What is Domestic Violence?
Domestic Violence can also be referred to family and domestic violence and or intimate partner violence. Irrespective of the title it is a shameful part of our community. We know that at least 23% of women in Australia have experienced domestic or family violence, and as the latest Australian Bureau of statistics figures point out, this accounts for around 2.2 million women.
If you have experienced violence and abuse from your ex partner you are not alone. Please seek out assistance. Domestic Violence can be explained as a pattern of abusive behaviour through which a person seeks to control and dominate another person. Some examples include (but not limited to):
- physical eg slapping, hitting, choking, stabbing
- sexual eg rape, harassment, being forced to watch pornography
- emotional or psychological eg isolating the person from friends, family, culture, threats against children, pets, threats to commit suicide or self-harm
- economic eg withholding money, controlling family finances, taking out loans in a partner’s name without consent
- stalking eg repeated following, watching, calling, texting or harassing
Survivors of violence and abuse begin recovery when they are in a safe and secure setting, their rights to safety are recognised and there is an absence of danger.
It is widely recognised that women experience domestic violence at far greater rates than men do, and women and children often live in fear as a result of the abuse that is used by men to maintain control over their partners.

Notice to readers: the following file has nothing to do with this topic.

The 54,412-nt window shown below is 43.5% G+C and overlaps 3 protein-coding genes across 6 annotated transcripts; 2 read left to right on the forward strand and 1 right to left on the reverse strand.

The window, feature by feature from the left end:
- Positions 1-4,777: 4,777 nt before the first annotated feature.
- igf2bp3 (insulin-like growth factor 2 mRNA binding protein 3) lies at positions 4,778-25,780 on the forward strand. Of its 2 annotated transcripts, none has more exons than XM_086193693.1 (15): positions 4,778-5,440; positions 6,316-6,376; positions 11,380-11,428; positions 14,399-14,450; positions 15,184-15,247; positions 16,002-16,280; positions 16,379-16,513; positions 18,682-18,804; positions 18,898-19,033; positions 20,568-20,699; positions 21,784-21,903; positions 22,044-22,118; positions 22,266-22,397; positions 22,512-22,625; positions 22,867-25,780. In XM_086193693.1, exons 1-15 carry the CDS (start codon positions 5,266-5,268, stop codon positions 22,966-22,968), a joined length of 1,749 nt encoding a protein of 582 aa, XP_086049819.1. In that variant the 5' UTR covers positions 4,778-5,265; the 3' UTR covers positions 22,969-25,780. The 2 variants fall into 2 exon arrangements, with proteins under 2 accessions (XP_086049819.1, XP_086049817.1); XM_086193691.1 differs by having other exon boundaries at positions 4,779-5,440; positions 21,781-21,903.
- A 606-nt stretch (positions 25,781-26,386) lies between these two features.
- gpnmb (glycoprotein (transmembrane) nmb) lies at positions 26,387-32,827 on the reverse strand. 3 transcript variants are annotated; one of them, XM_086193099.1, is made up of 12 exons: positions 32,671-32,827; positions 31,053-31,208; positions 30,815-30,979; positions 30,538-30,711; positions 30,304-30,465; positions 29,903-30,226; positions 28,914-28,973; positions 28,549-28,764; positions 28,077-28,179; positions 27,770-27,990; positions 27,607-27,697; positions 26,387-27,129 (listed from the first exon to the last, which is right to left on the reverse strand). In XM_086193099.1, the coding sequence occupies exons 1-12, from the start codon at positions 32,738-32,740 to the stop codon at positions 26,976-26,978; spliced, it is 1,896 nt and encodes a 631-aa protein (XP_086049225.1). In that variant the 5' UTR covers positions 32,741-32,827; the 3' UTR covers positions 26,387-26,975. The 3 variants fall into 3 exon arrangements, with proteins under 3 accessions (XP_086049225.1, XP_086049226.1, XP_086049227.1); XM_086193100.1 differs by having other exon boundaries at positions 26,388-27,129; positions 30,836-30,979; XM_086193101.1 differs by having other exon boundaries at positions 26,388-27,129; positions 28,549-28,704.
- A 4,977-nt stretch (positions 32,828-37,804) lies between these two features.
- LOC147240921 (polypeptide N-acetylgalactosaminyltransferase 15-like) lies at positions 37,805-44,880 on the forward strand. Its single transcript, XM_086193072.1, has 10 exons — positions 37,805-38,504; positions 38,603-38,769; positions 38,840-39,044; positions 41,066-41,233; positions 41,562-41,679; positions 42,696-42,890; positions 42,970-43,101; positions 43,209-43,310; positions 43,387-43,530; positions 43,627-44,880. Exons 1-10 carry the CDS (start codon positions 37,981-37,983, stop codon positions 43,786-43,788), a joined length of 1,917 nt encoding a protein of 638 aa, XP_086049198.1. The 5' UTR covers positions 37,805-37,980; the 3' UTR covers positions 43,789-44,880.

Domestic and family violence occurs in all sections of our community and across all cultures. Being abused is NOT a normal part of domestic and/or family life.
Domestic violence is often not recognized by others, particularly if it is the more subtle psychological and emotional abuse. A Woman herself may not recognize that what is happening is domestic violence.
Domestic and family violence occurs when someone in an intimate or familial relationship attempts to gain and/or maintain power and control over another through a wide range of abusive behaviors:
A single act may amount to abuse. A number of acts that form part of a pattern of behaviours may amount to abuse, even though some or all of those acts, when viewed in isolation, may appear to be minor or trivial.
Relationship violence usually does not take the form of a single incident. It is ongoing behaviour that gradually undermines the victim’s confidence and ability to leave the violent person. The severity and frequency of violence often escalate over time.
Domestic violence and emotional abuse are behaviors used by one person in a relationship to control the other. Partners may be married or not married; heterosexual, gay, or lesbian; living together, separated or dating.
Abuse can be difficult to identify, because an abusive person doesn’t always act this way. Sometimes they may be loving and kind. But if you often feel afraid of upsetting your partner, and change what you do to avoid their anger, then this is a sign that you are being abused.
All forms of abuse – psychological, economic, emotional and physical – come from the abuser’s desire for power and control.
This list can help you to recognise if you, or someone you know, are in an abusive relationship.